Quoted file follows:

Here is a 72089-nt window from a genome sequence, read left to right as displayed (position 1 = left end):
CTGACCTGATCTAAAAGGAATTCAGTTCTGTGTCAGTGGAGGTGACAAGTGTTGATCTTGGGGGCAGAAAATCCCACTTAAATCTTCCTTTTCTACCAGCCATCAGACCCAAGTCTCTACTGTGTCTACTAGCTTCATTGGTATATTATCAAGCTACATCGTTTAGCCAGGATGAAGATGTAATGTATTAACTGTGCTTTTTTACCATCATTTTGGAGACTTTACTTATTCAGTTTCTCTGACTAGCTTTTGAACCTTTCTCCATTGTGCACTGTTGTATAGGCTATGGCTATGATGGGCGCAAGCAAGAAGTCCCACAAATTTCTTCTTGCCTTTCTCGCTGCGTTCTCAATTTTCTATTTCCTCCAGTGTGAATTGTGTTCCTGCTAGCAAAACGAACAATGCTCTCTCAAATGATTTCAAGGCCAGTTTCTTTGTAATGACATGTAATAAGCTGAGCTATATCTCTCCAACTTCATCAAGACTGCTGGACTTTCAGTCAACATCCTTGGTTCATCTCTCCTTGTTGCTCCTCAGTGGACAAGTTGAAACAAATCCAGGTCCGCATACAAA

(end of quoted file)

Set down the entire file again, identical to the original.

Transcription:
Here is a 72089-nt window from a genome sequence, read left to right as displayed (position 1 = left end):
CTGACCTGATCTAAAAGGAATTCAGTTCTGTGTCAGTGGAGGTGACAAGTGTTGATCTTGGGGGCAGAAAATCCCACTTAAATCTTCCTTTTCTACCAGCCATCAGACCCAAGTCTCTACTGTGTCTACTAGCTTCATTGGTATATTATCAAGCTACATCGTTTAGCCAGGATGAAGATGTAATGTATTAACTGTGCTTTTTTACCATCATTTTGGAGACTTTACTTATTCAGTTTCTCTGACTAGCTTTTGAACCTTTCTCCATTGTGCACTGTTGTATAGGCTATGGCTATGATGGGCGCAAGCAAGAAGTCCCACAAATTTCTTCTTGCCTTTCTCGCTGCGTTCTCAATTTTCTATTTCCTCCAGTGTGAATTGTGTTCCTGCTAGCAAAACGAACAATGCTCTCTCAAATGATTTCAAGGCCAGTTTCTTTGTAATGACATGTAATAAGCTGAGCTATATCTCTCCAACTTCATCAAGACTGCTGGACTTTCAGTCAACATCCTTGGTTCATCTCTCCTTGTTGCTCCTCAGTGGACAAGTTGAAACAAATCCAGGTCCGCATACAAA